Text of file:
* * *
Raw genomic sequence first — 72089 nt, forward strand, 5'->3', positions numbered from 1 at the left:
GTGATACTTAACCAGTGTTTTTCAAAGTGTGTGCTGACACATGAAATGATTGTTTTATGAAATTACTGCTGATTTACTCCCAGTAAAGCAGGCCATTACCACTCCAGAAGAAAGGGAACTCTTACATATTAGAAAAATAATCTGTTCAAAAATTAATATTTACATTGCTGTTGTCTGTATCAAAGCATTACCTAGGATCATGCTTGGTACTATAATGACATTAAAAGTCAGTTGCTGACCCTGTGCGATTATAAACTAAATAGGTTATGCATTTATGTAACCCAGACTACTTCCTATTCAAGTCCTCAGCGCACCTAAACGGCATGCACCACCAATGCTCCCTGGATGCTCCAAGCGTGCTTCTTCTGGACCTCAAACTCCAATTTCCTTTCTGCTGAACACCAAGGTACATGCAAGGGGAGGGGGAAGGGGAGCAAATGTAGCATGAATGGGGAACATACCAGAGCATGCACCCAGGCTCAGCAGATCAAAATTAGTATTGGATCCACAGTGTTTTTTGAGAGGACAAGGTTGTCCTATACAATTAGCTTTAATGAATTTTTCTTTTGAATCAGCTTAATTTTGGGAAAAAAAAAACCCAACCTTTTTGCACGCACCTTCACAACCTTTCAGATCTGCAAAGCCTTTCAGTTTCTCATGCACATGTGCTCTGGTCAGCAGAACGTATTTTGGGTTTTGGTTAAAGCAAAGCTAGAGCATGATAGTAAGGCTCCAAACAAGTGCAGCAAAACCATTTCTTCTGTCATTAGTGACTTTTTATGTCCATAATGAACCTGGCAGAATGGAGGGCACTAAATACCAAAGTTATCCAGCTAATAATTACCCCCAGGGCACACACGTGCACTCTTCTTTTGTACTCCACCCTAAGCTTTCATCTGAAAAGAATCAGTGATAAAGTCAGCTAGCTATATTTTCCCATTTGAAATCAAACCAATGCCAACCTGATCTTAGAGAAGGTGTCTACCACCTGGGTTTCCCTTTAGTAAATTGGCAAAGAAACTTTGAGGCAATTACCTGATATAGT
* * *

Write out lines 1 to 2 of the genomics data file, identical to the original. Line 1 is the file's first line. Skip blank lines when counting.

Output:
Raw genomic sequence first — 72089 nt, forward strand, 5'->3', positions numbered from 1 at the left:
GTGATACTTAACCAGTGTTTTTCAAAGTGTGTGCTGACACATGAAATGATTGTTTTATGAAATTACTGCTGATTTACTCCCAGTAAAGCAGGCCATTACCACTCCAGAAGAAAGGGAACTCTTACATATTAGAAAAATAATCTGTTCAAAAATTAATATTTACATTGCTGTTGTCTGTATCAAAGCATTACCTAGGATCATGCTTGGTACTATAATGACATTAAAAGTCAGTTGCTGACCCTGTGCGATTATAAACTAAATAGGTTATGCATTTATGTAACCCAGACTACTTCCTATTCAAGTCCTCAGCGCACCTAAACGGCATGCACCACCAATGCTCCCTGGATGCTCCAAGCGTGCTTCTTCTGGACCTCAAACTCCAATTTCCTTTCTGCTGAACACCAAGGTACATGCAAGGGGAGGGGGAAGGGGAGCAAATGTAGCATGAATGGGGAACATACCAGAGCATGCACCCAGGCTCAGCAGATCAAAATTAGTATTGGATCCACAGTGTTTTTTGAGAGGACAAGGTTGTCCTATACAATTAGCTTTAATGAATTTTTCTTTTGAATCAGCTTAATTTTGGGAAAAAAAAAACCCAACCTTTTTGCACGCACCTTCACAACCTTTCAGATCTGCAAAGCCTTTCAGTTTCTCATGCACATGTGCTCTGGTCAGCAGAACGTATTTTGGGTTTTGGTTAAAGCAAAGCTAGAGCATGATAGTAAGGCTCCAAACAAGTGCAGCAAAACCATTTCTTCTGTCATTAGTGACTTTTTATGTCCATAATGAACCTGGCAGAATGGAGGGCACTAAATACCAAAGTTATCCAGCTAATAATTACCCCCAGGGCACACACGTGCACTCTTCTTTTGTACTCCACCCTAAGCTTTCATCTGAAAAGAATCAGTGATAAAGTCAGCTAGCTATATTTTCCCATTTGAAATCAAACCAATGCCAACCTGATCTTAGAGAAGGTGTCTACCACCTGGGTTTCCCTTTAGTAAATTGGCAAAGAAACTTTGAGGCAATTACCTGATATAGT